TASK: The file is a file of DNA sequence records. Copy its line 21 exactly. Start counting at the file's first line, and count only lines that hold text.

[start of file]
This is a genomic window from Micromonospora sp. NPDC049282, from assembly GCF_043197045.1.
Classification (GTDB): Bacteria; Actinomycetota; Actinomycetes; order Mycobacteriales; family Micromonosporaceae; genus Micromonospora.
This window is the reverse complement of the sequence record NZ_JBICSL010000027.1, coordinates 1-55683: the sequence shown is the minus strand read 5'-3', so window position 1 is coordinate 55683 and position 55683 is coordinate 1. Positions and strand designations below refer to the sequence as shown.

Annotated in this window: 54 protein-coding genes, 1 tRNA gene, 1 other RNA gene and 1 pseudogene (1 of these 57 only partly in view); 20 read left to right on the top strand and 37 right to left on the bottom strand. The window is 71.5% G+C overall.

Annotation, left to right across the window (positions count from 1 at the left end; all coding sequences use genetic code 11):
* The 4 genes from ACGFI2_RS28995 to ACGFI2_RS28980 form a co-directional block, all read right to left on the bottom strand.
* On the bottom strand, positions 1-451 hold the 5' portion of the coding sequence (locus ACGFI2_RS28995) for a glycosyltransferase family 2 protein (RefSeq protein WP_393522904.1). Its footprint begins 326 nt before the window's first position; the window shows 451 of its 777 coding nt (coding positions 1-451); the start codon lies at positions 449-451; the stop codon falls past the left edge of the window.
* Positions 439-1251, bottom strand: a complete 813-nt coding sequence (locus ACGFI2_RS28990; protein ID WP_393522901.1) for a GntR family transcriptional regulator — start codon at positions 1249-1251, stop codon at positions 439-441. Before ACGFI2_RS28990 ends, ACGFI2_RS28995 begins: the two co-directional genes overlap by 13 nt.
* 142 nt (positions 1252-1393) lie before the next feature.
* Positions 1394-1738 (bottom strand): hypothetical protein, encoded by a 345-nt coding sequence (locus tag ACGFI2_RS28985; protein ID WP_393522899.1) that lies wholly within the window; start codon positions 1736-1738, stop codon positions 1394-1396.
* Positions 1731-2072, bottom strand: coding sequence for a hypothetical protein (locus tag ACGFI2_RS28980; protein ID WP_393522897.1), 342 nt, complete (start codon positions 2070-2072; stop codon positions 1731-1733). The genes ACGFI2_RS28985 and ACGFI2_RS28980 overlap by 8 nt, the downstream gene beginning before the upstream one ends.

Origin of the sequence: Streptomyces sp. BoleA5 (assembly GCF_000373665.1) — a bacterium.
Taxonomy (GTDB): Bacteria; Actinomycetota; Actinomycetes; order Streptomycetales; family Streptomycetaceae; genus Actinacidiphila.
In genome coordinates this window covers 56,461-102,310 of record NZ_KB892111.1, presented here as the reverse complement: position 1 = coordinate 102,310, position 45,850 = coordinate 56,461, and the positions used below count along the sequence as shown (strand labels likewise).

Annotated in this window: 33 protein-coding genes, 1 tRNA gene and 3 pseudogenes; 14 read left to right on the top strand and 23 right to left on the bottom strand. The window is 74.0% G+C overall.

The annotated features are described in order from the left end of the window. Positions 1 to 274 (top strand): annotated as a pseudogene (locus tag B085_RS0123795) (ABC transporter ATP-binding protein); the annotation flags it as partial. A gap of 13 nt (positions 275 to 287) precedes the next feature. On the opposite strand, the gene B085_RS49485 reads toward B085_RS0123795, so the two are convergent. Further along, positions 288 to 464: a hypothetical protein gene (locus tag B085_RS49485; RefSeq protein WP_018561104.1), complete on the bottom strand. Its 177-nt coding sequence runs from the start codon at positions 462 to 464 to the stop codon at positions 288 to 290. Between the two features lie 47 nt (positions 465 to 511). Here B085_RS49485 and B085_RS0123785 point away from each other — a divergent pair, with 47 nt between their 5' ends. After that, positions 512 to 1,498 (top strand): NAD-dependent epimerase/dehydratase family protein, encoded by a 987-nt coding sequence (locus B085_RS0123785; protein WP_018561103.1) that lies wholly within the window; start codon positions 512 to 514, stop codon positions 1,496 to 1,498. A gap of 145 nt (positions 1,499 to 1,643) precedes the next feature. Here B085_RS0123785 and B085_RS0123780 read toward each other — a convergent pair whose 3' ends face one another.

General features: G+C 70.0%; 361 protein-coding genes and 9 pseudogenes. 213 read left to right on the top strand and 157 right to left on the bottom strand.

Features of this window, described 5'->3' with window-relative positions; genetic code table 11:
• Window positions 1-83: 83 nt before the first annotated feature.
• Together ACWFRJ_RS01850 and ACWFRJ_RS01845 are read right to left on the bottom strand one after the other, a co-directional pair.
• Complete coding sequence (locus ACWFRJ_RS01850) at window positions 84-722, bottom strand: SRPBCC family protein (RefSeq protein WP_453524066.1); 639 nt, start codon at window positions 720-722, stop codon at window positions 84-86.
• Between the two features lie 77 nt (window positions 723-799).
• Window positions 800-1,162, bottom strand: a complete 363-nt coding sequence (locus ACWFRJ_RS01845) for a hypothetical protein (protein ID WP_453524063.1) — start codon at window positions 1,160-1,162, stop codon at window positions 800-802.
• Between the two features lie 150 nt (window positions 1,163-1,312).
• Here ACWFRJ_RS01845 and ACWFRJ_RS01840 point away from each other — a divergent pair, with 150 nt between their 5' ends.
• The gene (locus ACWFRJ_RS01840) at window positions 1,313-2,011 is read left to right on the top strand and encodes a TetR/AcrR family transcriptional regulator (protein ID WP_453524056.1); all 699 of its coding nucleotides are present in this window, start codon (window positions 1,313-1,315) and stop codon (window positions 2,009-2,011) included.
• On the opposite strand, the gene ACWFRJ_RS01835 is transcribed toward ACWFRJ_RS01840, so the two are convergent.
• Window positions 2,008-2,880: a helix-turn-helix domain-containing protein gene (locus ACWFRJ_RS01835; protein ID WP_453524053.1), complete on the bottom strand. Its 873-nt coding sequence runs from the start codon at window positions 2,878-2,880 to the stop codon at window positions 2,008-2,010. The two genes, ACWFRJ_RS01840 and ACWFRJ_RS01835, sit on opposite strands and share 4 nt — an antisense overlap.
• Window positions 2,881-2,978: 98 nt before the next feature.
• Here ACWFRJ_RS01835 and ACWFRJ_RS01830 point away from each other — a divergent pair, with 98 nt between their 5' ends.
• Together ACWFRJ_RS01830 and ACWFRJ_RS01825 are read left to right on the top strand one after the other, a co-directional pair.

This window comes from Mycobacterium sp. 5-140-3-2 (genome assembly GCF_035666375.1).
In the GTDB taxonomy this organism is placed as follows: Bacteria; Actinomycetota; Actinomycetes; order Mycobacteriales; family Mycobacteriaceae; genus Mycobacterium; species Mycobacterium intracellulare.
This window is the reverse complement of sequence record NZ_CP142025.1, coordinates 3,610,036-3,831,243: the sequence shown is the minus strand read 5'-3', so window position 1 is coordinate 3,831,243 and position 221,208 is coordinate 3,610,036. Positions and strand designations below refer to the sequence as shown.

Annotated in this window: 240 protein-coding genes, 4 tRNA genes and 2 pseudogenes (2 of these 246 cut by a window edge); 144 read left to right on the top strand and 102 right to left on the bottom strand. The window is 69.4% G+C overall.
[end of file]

• Complete coding sequence (locus ACWFRJ_RS01850) at window positions 84-722, bottom strand: SRPBCC family protein (RefSeq protein WP_453524066.1); 639 nt, start codon at window positions 720-722, stop codon at window positions 84-86.